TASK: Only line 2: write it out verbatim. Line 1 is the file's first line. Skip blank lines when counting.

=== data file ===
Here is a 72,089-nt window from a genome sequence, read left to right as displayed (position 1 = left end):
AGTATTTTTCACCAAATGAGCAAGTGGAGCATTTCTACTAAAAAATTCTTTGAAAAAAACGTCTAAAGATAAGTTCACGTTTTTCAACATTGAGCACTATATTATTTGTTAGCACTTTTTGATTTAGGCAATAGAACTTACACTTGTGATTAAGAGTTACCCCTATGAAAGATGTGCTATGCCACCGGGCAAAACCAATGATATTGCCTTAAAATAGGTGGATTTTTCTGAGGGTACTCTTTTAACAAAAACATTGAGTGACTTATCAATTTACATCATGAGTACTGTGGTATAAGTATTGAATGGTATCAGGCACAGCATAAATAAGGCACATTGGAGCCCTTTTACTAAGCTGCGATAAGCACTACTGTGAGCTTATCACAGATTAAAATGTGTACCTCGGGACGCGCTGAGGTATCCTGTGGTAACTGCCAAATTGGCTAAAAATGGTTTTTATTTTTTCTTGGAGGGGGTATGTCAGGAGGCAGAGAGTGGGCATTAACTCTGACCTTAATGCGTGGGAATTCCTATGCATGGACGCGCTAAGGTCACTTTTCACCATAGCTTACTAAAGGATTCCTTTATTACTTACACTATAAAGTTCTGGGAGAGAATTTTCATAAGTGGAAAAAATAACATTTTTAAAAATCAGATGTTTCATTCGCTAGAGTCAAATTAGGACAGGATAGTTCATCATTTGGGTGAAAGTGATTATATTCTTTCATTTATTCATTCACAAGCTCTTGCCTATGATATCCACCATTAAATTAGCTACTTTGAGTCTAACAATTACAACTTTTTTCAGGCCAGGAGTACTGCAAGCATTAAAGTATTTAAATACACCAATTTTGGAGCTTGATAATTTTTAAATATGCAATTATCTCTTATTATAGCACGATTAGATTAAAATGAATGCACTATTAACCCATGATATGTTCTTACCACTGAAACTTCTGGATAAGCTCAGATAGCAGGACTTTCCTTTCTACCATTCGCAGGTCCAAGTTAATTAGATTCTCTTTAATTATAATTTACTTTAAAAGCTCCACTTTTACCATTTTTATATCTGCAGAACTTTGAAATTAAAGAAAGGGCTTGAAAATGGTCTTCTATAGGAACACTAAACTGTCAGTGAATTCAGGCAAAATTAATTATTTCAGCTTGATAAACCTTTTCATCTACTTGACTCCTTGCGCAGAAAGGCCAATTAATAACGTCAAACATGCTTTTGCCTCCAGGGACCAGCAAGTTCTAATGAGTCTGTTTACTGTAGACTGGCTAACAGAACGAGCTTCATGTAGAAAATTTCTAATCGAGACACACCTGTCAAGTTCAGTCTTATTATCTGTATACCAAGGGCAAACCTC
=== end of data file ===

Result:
AGTATTTTTCACCAAATGAGCAAGTGGAGCATTTCTACTAAAAAATTCTTTGAAAAAAACGTCTAAAGATAAGTTCACGTTTTTCAACATTGAGCACTATATTATTTGTTAGCACTTTTTGATTTAGGCAATAGAACTTACACTTGTGATTAAGAGTTACCCCTATGAAAGATGTGCTATGCCACCGGGCAAAACCAATGATATTGCCTTAAAATAGGTGGATTTTTCTGAGGGTACTCTTTTAACAAAAACATTGAGTGACTTATCAATTTACATCATGAGTACTGTGGTATAAGTATTGAATGGTATCAGGCACAGCATAAATAAGGCACATTGGAGCCCTTTTACTAAGCTGCGATAAGCACTACTGTGAGCTTATCACAGATTAAAATGTGTACCTCGGGACGCGCTGAGGTATCCTGTGGTAACTGCCAAATTGGCTAAAAATGGTTTTTATTTTTTCTTGGAGGGGGTATGTCAGGAGGCAGAGAGTGGGCATTAACTCTGACCTTAATGCGTGGGAATTCCTATGCATGGACGCGCTAAGGTCACTTTTCACCATAGCTTACTAAAGGATTCCTTTATTACTTACACTATAAAGTTCTGGGAGAGAATTTTCATAAGTGGAAAAAATAACATTTTTAAAAATCAGATGTTTCATTCGCTAGAGTCAAATTAGGACAGGATAGTTCATCATTTGGGTGAAAGTGATTATATTCTTTCATTTATTCATTCACAAGCTCTTGCCTATGATATCCACCATTAAATTAGCTACTTTGAGTCTAACAATTACAACTTTTTTCAGGCCAGGAGTACTGCAAGCATTAAAGTATTTAAATACACCAATTTTGGAGCTTGATAATTTTTAAATATGCAATTATCTCTTATTATAGCACGATTAGATTAAAATGAATGCACTATTAACCCATGATATGTTCTTACCACTGAAACTTCTGGATAAGCTCAGATAGCAGGACTTTCCTTTCTACCATTCGCAGGTCCAAGTTAATTAGATTCTCTTTAATTATAATTTACTTTAAAAGCTCCACTTTTACCATTTTTATATCTGCAGAACTTTGAAATTAAAGAAAGGGCTTGAAAATGGTCTTCTATAGGAACACTAAACTGTCAGTGAATTCAGGCAAAATTAATTATTTCAGCTTGATAAACCTTTTCATCTACTTGACTCCTTGCGCAGAAAGGCCAATTAATAACGTCAAACATGCTTTTGCCTCCAGGGACCAGCAAGTTCTAATGAGTCTGTTTACTGTAGACTGGCTAACAGAACGAGCTTCATGTAGAAAATTTCTAATCGAGACACACCTGTCAAGTTCAGTCTTATTATCTGTATACCAAGGGCAAACCTC